Immigration News Update — Late May 2022

Kuck Baxter Immigration Immigration Videos, News & Videos Leave a Comment

Additional 35,000 H-2B Visas Available for Second Half of Fiscal Year

The Departments of Homeland Security (DHS) and Labor (DOL) announced a temporary final rule making available an additional 35,000 H-2B temporary nonagricultural worker visas during the second half of fiscal year (FY) 2022. The visas are for U.S. employers seeking to employ additional workers on or after April 1, 2022, through September 30, 2022.

The supplemental H-2B visa allocation consists of 23,500 visas available to returning workers who received an H-2B visa or were otherwise granted H-2B status during one of the last three fiscal years. The remaining 11,500 visas are reserved for nationals of El Salvador, Guatemala, Honduras, and Haiti, regardless of whether they are returning workers. The semiannual cap of 33,000 visas for the second half of FY 2022 was reached on February 25, 2022.

In support of the temporary final rule, the Office of Foreign Labor Certification (OFLC) posted a new Form ETA-9142-B-CAA-6 and accompanying instructions. The TFR requires an employer to attest, among other things, to the fact that it is suffering irreparable harm or will suffer impending irreparable harm without the ability to employ all of the H-2B workers requested under the cap increase. This attestation must be submitted to U.S. Citizenship and Immigration Services along with Form I-129 in support of an H-2B application subject to the H-2B cap by September 30, 2022.

Details:

Back to Top

DHS Announces TPS Designation, Registration Process for Afghans

The Department of Homeland Security has provided information on how to register for temporary protected status (TPS) under Afghanistan’s 18-month designation. The registration period began on May 20, 2022, and runs through November 20, 2023. USCIS estimates 72,500 individuals currently in the United States may be eligible for TPS under the designation of Afghanistan.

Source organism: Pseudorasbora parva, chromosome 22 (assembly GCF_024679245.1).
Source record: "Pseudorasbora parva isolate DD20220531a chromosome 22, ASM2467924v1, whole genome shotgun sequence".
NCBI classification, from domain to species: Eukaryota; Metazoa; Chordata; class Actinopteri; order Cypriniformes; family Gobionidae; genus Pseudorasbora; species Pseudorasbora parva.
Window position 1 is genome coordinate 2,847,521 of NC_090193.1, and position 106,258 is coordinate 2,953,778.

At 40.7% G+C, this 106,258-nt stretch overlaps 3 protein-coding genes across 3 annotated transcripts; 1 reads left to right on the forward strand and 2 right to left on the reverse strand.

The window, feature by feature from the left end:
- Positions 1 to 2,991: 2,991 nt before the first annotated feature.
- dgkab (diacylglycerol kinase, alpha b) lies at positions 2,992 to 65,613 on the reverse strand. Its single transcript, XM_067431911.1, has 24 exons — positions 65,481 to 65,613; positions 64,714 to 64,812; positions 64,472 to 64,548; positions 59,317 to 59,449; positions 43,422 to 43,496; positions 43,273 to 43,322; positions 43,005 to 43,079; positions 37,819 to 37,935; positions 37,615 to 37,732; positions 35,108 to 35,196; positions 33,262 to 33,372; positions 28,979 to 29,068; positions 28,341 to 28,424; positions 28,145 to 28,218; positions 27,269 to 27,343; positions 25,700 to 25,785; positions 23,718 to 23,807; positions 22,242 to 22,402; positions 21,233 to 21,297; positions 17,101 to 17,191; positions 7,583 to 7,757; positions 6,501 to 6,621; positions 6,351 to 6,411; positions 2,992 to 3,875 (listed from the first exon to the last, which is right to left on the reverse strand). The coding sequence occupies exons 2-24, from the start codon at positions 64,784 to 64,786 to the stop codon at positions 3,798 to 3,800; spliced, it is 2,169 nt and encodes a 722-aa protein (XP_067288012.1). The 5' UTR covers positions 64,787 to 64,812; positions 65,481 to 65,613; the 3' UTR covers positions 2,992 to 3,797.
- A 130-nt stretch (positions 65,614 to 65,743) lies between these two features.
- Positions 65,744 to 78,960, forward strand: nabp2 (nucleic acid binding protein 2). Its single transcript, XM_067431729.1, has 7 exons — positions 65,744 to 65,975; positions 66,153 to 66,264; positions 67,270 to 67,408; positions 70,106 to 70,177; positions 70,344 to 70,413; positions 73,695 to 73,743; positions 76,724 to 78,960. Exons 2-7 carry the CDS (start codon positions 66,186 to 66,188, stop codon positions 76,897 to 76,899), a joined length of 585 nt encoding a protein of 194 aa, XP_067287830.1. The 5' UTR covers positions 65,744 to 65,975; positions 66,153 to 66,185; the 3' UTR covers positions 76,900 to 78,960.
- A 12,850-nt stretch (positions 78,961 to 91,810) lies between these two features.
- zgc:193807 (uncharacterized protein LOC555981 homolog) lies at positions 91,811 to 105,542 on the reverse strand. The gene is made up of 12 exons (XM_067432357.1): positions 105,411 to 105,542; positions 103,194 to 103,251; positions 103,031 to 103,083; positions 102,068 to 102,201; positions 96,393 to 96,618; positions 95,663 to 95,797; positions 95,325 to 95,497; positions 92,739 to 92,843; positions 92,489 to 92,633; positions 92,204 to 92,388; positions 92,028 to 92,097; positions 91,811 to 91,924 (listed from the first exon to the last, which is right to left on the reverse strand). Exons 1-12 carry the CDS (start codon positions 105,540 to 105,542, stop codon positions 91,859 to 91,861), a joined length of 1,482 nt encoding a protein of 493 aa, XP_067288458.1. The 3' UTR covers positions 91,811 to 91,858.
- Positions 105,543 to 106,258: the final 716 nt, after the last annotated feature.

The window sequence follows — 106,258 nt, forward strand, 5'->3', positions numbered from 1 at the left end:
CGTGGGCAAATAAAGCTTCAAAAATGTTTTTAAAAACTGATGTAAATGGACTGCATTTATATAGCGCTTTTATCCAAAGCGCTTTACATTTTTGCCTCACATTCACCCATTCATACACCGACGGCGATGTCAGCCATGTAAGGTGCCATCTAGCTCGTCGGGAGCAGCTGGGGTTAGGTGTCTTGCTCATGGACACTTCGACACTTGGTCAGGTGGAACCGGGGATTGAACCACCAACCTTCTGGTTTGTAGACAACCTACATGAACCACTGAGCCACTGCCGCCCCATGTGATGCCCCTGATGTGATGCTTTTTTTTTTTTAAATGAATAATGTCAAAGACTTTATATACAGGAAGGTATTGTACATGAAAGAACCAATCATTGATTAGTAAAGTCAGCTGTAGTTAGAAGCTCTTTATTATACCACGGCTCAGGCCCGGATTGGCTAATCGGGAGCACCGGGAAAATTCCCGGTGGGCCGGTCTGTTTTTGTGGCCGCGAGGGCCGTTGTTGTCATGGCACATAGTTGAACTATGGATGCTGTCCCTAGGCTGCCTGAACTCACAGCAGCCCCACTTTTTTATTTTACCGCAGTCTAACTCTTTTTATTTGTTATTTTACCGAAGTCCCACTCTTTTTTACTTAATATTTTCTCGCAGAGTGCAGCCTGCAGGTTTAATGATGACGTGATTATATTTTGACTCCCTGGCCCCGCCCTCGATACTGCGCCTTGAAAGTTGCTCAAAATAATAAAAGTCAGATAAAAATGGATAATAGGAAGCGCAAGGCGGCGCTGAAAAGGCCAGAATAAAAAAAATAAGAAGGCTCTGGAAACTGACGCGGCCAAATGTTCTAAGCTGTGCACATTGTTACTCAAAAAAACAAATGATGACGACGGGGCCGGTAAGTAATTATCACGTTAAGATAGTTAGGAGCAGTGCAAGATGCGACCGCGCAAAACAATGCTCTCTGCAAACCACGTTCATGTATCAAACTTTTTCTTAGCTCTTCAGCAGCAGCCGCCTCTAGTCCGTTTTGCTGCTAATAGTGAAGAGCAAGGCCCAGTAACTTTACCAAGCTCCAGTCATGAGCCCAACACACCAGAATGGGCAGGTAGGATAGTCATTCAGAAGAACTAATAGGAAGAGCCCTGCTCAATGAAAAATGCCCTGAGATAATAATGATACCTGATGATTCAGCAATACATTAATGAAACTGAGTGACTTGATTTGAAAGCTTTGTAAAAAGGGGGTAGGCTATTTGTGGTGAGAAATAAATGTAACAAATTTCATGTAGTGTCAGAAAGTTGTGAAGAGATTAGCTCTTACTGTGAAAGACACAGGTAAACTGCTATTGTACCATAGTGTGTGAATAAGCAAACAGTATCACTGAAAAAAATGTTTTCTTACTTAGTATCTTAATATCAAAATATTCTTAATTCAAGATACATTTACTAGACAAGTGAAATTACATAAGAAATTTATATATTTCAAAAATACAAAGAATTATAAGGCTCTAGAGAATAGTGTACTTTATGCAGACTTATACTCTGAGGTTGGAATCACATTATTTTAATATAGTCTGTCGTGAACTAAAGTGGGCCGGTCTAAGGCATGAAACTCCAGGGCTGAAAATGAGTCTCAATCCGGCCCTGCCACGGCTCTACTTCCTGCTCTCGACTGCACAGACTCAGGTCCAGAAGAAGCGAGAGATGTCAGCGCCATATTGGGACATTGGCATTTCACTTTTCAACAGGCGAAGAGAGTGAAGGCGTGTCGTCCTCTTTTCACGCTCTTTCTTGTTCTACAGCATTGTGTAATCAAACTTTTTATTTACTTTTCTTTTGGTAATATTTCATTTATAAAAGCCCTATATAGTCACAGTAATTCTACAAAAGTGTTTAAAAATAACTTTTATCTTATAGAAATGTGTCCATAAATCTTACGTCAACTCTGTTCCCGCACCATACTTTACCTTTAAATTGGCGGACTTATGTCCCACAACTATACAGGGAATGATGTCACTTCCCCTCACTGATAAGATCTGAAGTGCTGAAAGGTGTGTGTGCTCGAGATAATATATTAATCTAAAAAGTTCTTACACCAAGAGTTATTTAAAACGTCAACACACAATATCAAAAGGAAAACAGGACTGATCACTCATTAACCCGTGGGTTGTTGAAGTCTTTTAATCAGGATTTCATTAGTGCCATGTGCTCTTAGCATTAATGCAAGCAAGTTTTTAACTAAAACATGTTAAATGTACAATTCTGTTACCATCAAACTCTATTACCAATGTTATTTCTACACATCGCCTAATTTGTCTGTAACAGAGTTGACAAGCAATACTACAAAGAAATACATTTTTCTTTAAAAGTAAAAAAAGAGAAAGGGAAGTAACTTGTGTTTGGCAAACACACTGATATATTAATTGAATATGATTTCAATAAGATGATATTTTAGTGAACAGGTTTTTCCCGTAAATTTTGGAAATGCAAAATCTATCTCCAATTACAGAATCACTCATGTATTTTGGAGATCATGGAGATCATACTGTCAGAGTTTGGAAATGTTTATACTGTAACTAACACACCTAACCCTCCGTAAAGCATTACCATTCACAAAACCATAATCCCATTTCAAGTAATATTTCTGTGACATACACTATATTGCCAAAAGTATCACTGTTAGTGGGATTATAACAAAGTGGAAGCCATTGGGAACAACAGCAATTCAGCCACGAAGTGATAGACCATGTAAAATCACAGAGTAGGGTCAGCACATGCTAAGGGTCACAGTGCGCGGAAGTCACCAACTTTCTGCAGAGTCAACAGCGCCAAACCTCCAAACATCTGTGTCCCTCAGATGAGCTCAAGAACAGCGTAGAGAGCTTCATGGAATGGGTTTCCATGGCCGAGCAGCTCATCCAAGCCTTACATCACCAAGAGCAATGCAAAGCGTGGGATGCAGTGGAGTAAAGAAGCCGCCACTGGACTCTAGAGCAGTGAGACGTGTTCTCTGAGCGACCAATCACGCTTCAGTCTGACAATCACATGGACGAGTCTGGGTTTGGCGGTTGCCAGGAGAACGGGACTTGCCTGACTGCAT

To be eligible for TPS under this designation, individuals must demonstrate their continuous residence in the United States since March 15, 2022, and continuous physical presence in the United States since May 20, 2022. Afghan nationals currently not residing in the United States or who arrived in the United States after March 15, 2022, are not eligible for TPS under this designation.

DHS said that through Operation Allies Welcome, most Afghan nationals who arrived as part of the evacuation effort were paroled into the United States on a case-by-case basis for humanitarian reasons for a period of two years and received work authorization. These individuals may also be eligible for TPS.

Details:

Back to Top

June Visa Bulletin Includes Updates on ‘Other Workers,’ China, Diversity Visa Availability

The Department of State’s Visa Bulletin for June 2022 includes the following information:

  1. Establishment of Employment Third Preference “Other Workers” (EW) Final Action Date

High number use in the Employment Third Preference “Other Workers” (EW) category has necessitated the establishment of a worldwide final action date in June to hold number use within the maximum allowed under the FY-2022 annual limit. All countries are subject to a final action date of 08MAY19 except for China-mainland born, which is subject to a 01JUN12 final action date and India, which is subject to a 15JAN12 final action date.

  1. Establishment of C5 and T5 Final Action Date and Application Filing Date for China-Mainland Born

It has become necessary to establish a final action date and application filing date for C5 and T5 China-mainland born because sufficient demand has materialized as readers were cautioned was a possibility in Item D of the May 2022 Visa Bulletin. China-mainland born C5 and T5 applicants are subject to a 22NOV15 final action date and an application filing date of 15DEC15.

  1. Availability of Diversity Visas (DV)

Most regions have been set to “Current” for June 2022 in an effort to maximize number use during the DV-2022 program year. However, rank cut-offs could be re-established for any region or country in future months to keep number use within the applicable annual limits.

Details:

Back to Top

Federal Judge Blocks Effort to End Title 42 Policy at U.S.-Mexico Border

Shortly before the Centers for Disease Control (CDC) was set to terminate its Trump-era COVID-19 pandemic restriction at the U.S.-Mexico border, known as “Title 42,” a federal judge in Louisiana blocked its termination temporarily with a nationwide preliminary injunction. The judge found that several dozen Republican-led states were likely to prevail on their claims against terminating the policy based on the Administrative Procedure Act, and noted that termination would negatively affect plaintiff states and the Department of Homeland Security. He concluded that the policy should continue while the states’ lawsuit proceeds.

The Department of Justice plans to appeal the decision while enforcing the Title 42 policy pending appeal.

Details:

 

About the Author

Kuck Baxter Immigration

Leave a Reply

Your email address will not be published.

This site uses Akismet to reduce spam. Learn how your comment data is processed.